In this episode, part one in a series where the goalposts are moved so far forward that the conditions for victory become “nobody dies.”
It's easy to be fooled into thinking that moments in this episode are comedic, clever or inspirational. It certainly covers a surprising amount of territory, from the kidnapped quintet landing in Beanstalk Village, the flashback that attempts to offer redemption to Katsuharu and company, soliciting a train and taking it on a rough ride to an intense standoff with the Royal Knights. There's enough going on that we can't accuse it of being a filler episode, but it falls apart under any degree of scrutiny. Closer examination reveals several lazy, rehashed moments, a whitewashing of the fact that the bad guys win, and Katsuharu and company are still pretty much assholes.
We'll start with the positive- the notion that these four new kids are revisiting a previous off-screen adventure is really neat. Retracing prior steps happened frequently in Adventure and the main crew will do a bit of it in future episodes. To do it with kids we haven't seen before adds a bit of depth and realism to their experience, making it easier to buy that they really were roaming around the Digital World for this long. The flashback even sounds exactly like the kind of trite, dull episode we'd get early in season one. Of course, despite trying to prop these kids up by demonstrating that they've had their own proper journeys, they really did little more than leech off the impoverished Mamemon. The Mamemon were saints for welcoming them in and sharing their rations, and they're rewarded accordingly, but it doesn't paint the kids in any better light.
It doesn't make much sense for the Royal Knights to capture the new kids, as it draws the only force that has a chance of matching them into a battle that really didn't need to be fought. With the Mamemon locked up, it's hard to believe the duo wouldn't have found the key to converting the area's data eventually. It was glowing at the top of the beanstalk; did they really need to kidnap the entire village and five outsiders to figure out where it was?
The rescue mission is amusing only as much as you still enjoy the Trailmon. I love those guys, and seeing some old favorites like Franken and under-utilized trains like Franken and Raccoon Dog was fun. Even then, it's disappointing that the journey to the village was marred by going back to the well. The kids bribe Worm the same way they tried to bribe Angler previously, resorting to old tactics like cleaning, chocolate, and Zoe slutting it up. The kooky, physics-defying train tracks has also been done before. The only clever bit was the kids using already covered track to not only fix a bridge, but force Worm to cross it.
Once the negotiations break down and the fighting begins, we end up in a scenario that's going to be repeated endlessly throughout the next few episodes: in spite of EmperorGreymon and MagnaGarurumon's best efforts, the data is scanned and that part of the world is destroyed. Even now, in our first time, it's a problem. The rescue ultimately has to go down as a terrible mess. The Royal Knights totally dominated the battle, Koichi let himself get into danger, the Mamemon are left without a home and Lucemon is one step closer to revival. In spite of this, both the digidestined and these new kids part on happy terms, smiling happily as they wave goodbye.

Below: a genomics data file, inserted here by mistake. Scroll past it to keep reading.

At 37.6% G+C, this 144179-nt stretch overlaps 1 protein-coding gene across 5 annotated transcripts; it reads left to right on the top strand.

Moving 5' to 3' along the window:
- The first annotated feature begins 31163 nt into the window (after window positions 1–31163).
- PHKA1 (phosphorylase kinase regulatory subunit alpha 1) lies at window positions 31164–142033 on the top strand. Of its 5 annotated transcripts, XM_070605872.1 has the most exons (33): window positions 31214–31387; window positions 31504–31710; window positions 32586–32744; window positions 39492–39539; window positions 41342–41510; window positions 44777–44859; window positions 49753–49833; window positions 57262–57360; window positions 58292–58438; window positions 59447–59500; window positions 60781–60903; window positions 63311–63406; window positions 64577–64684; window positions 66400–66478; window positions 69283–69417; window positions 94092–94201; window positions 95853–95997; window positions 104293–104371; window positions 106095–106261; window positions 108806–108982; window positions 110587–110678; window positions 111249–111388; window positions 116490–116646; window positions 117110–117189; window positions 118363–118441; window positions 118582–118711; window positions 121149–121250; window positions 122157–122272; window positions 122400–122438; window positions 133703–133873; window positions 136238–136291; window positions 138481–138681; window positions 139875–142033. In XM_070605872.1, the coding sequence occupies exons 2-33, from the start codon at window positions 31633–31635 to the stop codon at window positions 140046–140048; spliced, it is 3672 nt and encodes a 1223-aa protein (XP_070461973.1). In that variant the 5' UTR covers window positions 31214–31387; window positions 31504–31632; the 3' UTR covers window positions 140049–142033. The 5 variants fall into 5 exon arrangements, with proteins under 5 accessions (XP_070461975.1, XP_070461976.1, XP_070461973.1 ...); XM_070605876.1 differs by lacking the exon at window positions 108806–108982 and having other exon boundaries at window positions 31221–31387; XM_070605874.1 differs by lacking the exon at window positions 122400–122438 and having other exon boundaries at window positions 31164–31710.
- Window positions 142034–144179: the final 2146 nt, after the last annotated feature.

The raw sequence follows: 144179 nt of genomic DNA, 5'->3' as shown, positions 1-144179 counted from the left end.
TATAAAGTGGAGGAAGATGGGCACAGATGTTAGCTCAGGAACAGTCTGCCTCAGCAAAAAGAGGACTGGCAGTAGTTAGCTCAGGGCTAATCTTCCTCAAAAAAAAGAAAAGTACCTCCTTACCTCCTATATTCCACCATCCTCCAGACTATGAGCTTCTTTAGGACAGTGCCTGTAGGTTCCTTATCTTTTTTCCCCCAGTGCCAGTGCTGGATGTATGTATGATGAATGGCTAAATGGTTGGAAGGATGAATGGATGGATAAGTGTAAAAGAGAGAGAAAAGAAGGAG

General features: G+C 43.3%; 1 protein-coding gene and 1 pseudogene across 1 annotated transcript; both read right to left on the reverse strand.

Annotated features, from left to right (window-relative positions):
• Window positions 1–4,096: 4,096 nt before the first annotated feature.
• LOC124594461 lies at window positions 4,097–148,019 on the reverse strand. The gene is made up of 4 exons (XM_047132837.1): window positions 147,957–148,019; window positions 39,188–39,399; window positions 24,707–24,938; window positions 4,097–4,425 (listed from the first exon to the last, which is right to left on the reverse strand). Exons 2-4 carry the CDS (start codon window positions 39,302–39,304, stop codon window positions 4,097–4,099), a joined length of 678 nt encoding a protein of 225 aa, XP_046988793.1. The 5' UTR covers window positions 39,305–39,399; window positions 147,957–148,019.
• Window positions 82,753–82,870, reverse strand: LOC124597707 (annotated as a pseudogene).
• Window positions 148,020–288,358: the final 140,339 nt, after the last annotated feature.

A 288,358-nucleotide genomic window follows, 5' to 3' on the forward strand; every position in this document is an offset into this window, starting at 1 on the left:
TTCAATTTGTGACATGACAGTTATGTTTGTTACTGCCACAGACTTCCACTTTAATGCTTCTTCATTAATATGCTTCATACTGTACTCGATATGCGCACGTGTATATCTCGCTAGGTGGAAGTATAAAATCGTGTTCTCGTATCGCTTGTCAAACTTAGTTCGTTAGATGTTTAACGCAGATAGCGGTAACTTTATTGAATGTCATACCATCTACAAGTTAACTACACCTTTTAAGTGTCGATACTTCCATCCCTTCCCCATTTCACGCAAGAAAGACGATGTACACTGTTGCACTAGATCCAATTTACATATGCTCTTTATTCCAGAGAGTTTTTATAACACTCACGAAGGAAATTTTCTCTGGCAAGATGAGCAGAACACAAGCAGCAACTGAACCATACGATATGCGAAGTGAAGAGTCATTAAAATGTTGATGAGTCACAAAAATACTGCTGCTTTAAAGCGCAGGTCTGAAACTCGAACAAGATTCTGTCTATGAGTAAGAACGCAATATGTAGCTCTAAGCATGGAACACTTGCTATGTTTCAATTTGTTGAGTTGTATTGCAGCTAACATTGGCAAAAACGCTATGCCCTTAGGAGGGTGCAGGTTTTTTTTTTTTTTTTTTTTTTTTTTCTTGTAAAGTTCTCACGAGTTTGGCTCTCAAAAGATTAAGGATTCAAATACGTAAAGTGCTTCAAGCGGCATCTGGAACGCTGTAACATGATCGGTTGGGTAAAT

Bad as it is that Takuya and Koji are the only characters who mean anything and in the same battle waged ad nauseum, what really kills this arc is the attitude of consolation. “Well, the Royal Knights weren't beaten, but these kids are heading home safely and the Mamemon all survived.” That's not how it works. The Royal Knights got exactly what they wanted, the new kids contributed nothing and the poor Mamemon are now homeless. They don't get a gold star for that.
My Grade: C
- Wow, JP is extra pervy today, jockeying himself to get into a compromising position with Zoe twice! Number of times Zoe punishes him for such transgressions? You know the rule- only when she thinks she's being sexually harassed, never when she actually is. Other than a frustrated look, she shrugs off both encounters.
- Worm's comments about the destruction of the Digital World are a good perspective of what most Digimon probably feel about the whole thing. He seems rather resigned to the fate, just as Baromon was. When it's the Royal Knights doing all this, it does feel like a “paving paradise to put up a parking lot” situation, where the locals are more likely to sit around disappointed singing Joni Mitchell songs than actually be angry about what's going on.
- By my count, this is the third time a Trailmon has done the physically impossible task of ramping a the train track. Bonus difficulty- the kids installed the ramp... or at least the boys did. Zoe just kinda stood there and watched.
- Of all the “they're not just data!” speeches in the franchise, Katsuharu's to Crusadermon's is easily the most regrettable. He hasn't earned the right to declare that and for her to argue against it is horribly elitist.
- MagnaGarurumon rescuing Koichi was creepy enough without Crusadermon gushing over the awkward twincest moment. How can the dub censor Crusadermon's original concept but not stuff like that?
The worst thing about the Awkward Twincest Moment is that I can't even tell if that's how it played out or if that's how it looks after an application of in-universe shipping goggles on the part of the pink-faced creep. In all honesty, I don't know which one's worse.ReplyDelete